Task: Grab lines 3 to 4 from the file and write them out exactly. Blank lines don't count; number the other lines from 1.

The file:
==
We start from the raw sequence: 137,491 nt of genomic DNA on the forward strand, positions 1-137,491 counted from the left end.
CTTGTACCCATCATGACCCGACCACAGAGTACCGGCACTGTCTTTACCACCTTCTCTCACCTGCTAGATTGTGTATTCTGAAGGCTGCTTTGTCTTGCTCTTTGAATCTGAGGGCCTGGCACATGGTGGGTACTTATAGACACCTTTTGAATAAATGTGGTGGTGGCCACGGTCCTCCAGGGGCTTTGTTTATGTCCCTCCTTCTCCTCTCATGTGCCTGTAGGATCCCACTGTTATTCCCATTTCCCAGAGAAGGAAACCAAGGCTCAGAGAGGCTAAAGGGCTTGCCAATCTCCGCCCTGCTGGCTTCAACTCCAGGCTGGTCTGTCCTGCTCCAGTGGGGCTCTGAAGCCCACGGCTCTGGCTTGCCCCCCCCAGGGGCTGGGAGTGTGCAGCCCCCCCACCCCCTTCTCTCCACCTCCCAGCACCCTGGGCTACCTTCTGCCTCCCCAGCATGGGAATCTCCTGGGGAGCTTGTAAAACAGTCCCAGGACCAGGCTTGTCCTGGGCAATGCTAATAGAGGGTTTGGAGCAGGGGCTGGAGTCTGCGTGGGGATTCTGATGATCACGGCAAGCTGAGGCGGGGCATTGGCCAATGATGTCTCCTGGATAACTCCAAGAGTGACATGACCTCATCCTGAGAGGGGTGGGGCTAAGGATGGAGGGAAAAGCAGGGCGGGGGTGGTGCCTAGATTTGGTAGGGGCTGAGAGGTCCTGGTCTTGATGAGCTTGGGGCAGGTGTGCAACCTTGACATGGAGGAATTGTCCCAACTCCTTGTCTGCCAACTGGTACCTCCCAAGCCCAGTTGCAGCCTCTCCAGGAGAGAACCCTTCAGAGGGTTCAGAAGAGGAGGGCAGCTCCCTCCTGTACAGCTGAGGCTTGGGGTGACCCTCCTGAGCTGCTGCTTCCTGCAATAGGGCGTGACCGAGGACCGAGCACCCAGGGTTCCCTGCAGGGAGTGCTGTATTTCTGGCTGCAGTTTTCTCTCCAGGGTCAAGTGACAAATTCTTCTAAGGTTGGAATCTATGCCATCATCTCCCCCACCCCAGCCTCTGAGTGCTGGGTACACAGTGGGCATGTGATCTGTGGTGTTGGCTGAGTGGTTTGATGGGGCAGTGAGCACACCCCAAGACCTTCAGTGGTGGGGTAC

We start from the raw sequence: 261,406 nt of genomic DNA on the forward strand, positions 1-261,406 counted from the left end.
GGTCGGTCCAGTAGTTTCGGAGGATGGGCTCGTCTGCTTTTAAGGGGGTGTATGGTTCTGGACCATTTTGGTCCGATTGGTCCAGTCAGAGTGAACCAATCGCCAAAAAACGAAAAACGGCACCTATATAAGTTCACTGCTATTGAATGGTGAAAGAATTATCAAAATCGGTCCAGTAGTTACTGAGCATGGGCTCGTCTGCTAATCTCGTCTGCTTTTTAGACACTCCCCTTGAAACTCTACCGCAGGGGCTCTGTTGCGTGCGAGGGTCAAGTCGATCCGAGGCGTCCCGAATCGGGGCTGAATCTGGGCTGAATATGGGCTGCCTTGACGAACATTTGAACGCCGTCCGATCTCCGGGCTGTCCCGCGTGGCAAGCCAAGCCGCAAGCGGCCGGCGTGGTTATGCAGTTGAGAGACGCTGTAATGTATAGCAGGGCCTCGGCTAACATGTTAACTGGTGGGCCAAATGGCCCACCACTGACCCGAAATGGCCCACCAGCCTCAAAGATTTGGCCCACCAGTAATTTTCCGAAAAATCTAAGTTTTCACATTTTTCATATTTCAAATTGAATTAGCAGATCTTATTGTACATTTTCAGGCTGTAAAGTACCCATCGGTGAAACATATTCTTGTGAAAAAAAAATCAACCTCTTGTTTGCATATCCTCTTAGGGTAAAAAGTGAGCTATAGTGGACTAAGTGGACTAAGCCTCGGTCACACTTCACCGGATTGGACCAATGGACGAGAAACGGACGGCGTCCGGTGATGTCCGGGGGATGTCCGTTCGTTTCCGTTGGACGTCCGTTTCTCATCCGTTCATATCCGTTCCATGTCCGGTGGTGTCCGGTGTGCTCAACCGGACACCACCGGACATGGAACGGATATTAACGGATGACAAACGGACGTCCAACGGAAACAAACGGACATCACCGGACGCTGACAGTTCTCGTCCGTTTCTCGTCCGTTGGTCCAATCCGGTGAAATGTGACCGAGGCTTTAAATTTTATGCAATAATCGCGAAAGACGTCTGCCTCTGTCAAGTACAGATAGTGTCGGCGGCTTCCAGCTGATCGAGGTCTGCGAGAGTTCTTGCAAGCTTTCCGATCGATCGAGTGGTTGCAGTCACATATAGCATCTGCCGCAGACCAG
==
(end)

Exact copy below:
We start from the raw sequence: 261,406 nt of genomic DNA on the forward strand, positions 1-261,406 counted from the left end.
GGTCGGTCCAGTAGTTTCGGAGGATGGGCTCGTCTGCTTTTAAGGGGGTGTATGGTTCTGGACCATTTTGGTCCGATTGGTCCAGTCAGAGTGAACCAATCGCCAAAAAACGAAAAACGGCACCTATATAAGTTCACTGCTATTGAATGGTGAAAGAATTATCAAAATCGGTCCAGTAGTTACTGAGCATGGGCTCGTCTGCTAATCTCGTCTGCTTTTTAGACACTCCCCTTGAAACTCTACCGCAGGGGCTCTGTTGCGTGCGAGGGTCAAGTCGATCCGAGGCGTCCCGAATCGGGGCTGAATCTGGGCTGAATATGGGCTGCCTTGACGAACATTTGAACGCCGTCCGATCTCCGGGCTGTCCCGCGTGGCAAGCCAAGCCGCAAGCGGCCGGCGTGGTTATGCAGTTGAGAGACGCTGTAATGTATAGCAGGGCCTCGGCTAACATGTTAACTGGTGGGCCAAATGGCCCACCACTGACCCGAAATGGCCCACCAGCCTCAAAGATTTGGCCCACCAGTAATTTTCCGAAAAATCTAAGTTTTCACATTTTTCATATTTCAAATTGAATTAGCAGATCTTATTGTACATTTTCAGGCTGTAAAGTACCCATCGGTGAAACATATTCTTGTGAAAAAAAAATCAACCTCTTGTTTGCATATCCTCTTAGGGTAAAAAGTGAGCTATAGTGGACTAAGTGGACTAAGCCTCGGTCACACTTCACCGGATTGGACCAATGGACGAGAAACGGACGGCGTCCGGTGATGTCCGGGGGATGTCCGTTCGTTTCCGTTGGACGTCCGTTTCTCATCCGTTCATATCCGTTCCATGTCCGGTGGTGTCCGGTGTGCTCAACCGGACACCACCGGACATGGAACGGATATTAACGGATGACAAACGGACGTCCAACGGAAACAAACGGACATCACCGGACGCTGACAGTTCTCGTCCGTTTCTCGTCCGTTGGTCCAATCCGGTGAAATGTGACCGAGGCTTTAAATTTTATGCAATAATCGCGAAAGACGTCTGCCTCTGTCAAGTACAGATAGTGTCGGCGGCTTCCAGCTGATCGAGGTCTGCGAGAGTTCTTGCAAGCTTTCCGATCGATCGAGTGGTTGCAGTCACATATAGCATCTGCCGCAGACCAG